Greg Lashutka has made quite the footprint on Columbus, Ohio. Some in central Ohio may remember him best as Mayor of Columbus from 1992 to 2000; however, his resume boasts accolades well beyond that.
Lashutka played tight end for the Buckeyes under Coach Woody Hayes, received a law degree from Capital University Law School, served in the US Navy, and most recently was the senior vice president of corporate relations for Nationwide Insurance.
Lashutka’s commitment to strengthening the city of Columbus, including striving to “pay it forward,” began more than four decades ago with his involvement in bringing Columbus its namesake marathon.
How it all started:
Lashutka and friends Mike Van Buskirk and Bob Bell, would frequently meet for a run. Through their conversations, they acknowledged Columbus was hosting an abundance of 10k and 5k races while marathons were emerging in major cities such as Chicago, Boston and New York. The friends knew Columbus’ growing running community could support a marathon of its own.
“We knew the time was right to have a marathon in Columbus,” said Lashutka. “We wanted to use the event to promote Columbus as well as support charitable causes. So, we got to work.”
Soon, major corporate leaders Bank One and Nationwide Insurance, among others, had stepped up as sponsors. Lashutka then rallied groups of dedicated individuals and volunteers to see the race come to fruition.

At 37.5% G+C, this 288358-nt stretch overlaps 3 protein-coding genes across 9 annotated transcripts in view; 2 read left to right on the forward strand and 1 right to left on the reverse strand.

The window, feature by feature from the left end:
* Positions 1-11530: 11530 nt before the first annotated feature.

Lashutka remembers a “decent” registration and a cold fall day for the inaugural race. The overall winner was Tommy Perrson, a 25-year-old from Sweden, who actually set his marathon personal best in the race in 2:11:02, a time that still stands as the course record. The top female was Karen Cosgrove, 24, from Cincinnati.
Despite not directly working with the race for a number of years, Lashutka remains an important part of its legacy. For a decade, the Lashutka Scholarship was awarded annually to central Ohio high school seniors who excelled in distance running, academics and various leadership activities. Last year, honors on his behalf shifted to the Lashutka Spirit Award, which recognizes ten individuals each year who have overcome major obstacles to run or walk in or volunteer for the event.
Forty years after inception, the Nationwide Children’s Hospital Columbus Marathon & ½ Marathon hosts more than 15,000 runners, recruits more than 3,000 volunteers and has raised approximately $8 million for Nationwide Children’s Hospital since it became the title beneficiary of the event in 2012. For that, we owe a big thanks to many people, including one stand-out individual, Greg Lashutka.